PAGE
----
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Picnic

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Pulitzer-prize winning play is a clumsy transfer to film.

Image of Picnic

Joshua Logan/ USA/ 1955/ 115 mins

Available on Blu-ray Mon 18 Feb 2019.

Many great films have been adapted from stage plays down the years by creative filmmakers.  The limited confines of a theatre can be replicated for a dramatic, claustrophobic effect such as in Sidney Lumet‘s 12 Angry Men, or Mike Nichols‘ Who’s Afraid of Virginia Woolf? or it can be blown apart into a spectacular open world such as Milos Forman‘s Amadeus.  William Inge‘s Pulitzer Prize-winning Picnic was ripe for this expansive approach.  Brought to the screen by the director of its successful theatrical run Joshua Logan, it is a sadly dated an inert piece, despite exceptionally handsome cinematography.

Hal Carter (William Holden) is an ex-college football star now living a peripatetic existence of odd jobs and train hopping.  He pitches up in his small Kansas home town looking to connect with an old roommate Alan Benson (Cliff Robertson).  Carter also explodes into the lives of the women of the Owens family.  He stirs the romantic curiosity of sisters Madge and Millie (Kim Novak and Susan Strasberg) and the distrust of mother Flo (Betty Field).  Things come to a head during the town’s Labor Day picnic.

Picnic was well-received on its release, ruffling feathers with its perceived boldness.  However, it has not aged well.  It’s a stiff and awkward film that assumes that merely pasting a stage play onto celluloid will make a good cinematic experience. Some of this stilted nature comes from the poor transition from stage to screen.  The theatricality of the dialogue rubs clumsily against both the melodrama of the story and the insistent operatics of the overbearing score.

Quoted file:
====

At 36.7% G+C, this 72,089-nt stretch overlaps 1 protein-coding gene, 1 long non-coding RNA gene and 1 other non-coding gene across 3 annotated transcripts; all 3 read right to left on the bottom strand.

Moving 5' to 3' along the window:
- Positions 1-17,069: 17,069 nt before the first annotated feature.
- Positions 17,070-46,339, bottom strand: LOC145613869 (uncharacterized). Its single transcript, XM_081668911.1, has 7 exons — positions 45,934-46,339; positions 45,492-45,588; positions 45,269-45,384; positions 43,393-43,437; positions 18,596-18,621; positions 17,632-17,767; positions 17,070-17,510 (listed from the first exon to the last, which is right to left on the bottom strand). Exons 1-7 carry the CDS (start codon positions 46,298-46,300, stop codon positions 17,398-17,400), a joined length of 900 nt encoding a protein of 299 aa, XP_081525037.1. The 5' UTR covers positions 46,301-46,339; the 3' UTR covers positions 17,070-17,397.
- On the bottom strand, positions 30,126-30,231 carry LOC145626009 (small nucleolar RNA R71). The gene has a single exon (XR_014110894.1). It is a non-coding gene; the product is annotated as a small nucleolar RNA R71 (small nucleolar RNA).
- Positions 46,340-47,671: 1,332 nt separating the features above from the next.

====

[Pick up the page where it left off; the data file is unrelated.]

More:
The film also deals heavily in female archetypes, like the pretty-but-vapid Madge, bookish Millie, and a frankly embarrassing harridan turn from Rosalind Russell.  Ironically, just as Madge’s value is based entirely on her beauty, Hal is similarly objectified as a lunkish slab of prime male beef.  It’s equality of a sort, but benefits no-one.  Holden is also woefully miscast.  At 37, he’s way too old both as a former college mate of Benson and for his flirtations with the Owens girls.  The inevitable romance with the older Madge is just about okay, but his interaction with the 17-year-old Strasberg is hideously creepy.  Obviously, it’s not unknown for a young girl to develop a crush on an older man, but Hal’s responses have more than a hint of reciprocation.

For a film that deals in bombshell passions, Picnic is a curiously staid and conservative affair.  There are reasons more radical directors of the time like Eliza Kazan and Nicholas Ray have endured.  As a relic of a certain time, there’s also a lot to be said for hindsight.  Works by directors who grew up during the ’50s feel far more evocative in their depiction, such as Rob Reiner‘s Stand By Me, or George Lucas‘ American Graffiti.  There are some nice moments, particularly from the sparky Strasberg, and the pivotal dance between Holden and Novak finally hints at a charged atmosphere, but it’s nowhere near enough to enliven this stodgy museum piece.